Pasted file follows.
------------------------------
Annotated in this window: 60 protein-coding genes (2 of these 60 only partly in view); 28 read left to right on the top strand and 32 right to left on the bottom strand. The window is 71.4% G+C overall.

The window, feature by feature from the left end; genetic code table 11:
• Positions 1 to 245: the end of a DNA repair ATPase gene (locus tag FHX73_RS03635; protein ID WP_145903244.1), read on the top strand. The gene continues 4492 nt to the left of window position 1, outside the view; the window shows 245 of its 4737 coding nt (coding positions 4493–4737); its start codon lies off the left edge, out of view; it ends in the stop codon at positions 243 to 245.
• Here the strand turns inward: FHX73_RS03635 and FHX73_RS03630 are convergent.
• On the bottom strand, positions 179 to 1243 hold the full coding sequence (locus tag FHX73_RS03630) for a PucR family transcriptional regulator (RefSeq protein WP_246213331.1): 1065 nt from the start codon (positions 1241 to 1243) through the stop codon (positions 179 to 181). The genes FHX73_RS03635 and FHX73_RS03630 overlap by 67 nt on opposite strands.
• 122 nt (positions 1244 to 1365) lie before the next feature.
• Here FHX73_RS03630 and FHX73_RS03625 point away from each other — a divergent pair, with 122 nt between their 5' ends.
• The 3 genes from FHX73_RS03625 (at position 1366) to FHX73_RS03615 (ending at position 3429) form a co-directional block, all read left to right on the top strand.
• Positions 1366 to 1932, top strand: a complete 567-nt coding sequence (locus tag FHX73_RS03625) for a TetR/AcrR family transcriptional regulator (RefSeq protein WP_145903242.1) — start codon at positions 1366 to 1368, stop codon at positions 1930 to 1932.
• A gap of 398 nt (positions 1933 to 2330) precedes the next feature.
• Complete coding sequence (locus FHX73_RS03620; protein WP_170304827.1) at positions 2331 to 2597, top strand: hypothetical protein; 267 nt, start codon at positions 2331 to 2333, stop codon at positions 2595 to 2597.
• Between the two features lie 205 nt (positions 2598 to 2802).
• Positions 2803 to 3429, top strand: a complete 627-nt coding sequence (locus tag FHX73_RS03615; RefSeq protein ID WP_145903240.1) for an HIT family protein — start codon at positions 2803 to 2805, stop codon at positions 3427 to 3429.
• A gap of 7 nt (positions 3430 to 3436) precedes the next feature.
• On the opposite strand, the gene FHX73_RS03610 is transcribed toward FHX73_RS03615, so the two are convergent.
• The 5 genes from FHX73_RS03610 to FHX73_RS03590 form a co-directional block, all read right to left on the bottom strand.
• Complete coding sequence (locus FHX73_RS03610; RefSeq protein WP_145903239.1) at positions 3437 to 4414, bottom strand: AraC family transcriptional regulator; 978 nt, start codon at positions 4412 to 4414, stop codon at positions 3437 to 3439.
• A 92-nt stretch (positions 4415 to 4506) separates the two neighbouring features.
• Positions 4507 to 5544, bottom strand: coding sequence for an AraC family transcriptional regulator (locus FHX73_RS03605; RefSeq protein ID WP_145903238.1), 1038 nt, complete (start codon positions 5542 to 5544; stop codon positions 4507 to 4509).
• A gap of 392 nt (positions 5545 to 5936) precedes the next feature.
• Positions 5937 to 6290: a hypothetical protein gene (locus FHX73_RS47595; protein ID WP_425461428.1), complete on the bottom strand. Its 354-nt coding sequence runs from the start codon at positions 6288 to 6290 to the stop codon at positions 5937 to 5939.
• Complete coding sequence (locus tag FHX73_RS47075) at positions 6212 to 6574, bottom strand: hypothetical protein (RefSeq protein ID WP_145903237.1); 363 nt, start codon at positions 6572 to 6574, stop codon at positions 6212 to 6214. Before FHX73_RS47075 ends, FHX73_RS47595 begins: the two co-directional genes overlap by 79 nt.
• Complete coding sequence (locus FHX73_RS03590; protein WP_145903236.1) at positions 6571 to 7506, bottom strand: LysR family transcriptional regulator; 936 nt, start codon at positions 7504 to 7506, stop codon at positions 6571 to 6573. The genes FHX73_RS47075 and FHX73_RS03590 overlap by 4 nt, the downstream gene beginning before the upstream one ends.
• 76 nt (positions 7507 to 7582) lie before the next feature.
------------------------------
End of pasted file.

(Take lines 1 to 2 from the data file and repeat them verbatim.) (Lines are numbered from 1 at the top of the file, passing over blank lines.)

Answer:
Annotated in this window: 60 protein-coding genes (2 of these 60 only partly in view); 28 read left to right on the top strand and 32 right to left on the bottom strand. The window is 71.4% G+C overall.

The window, feature by feature from the left end; genetic code table 11: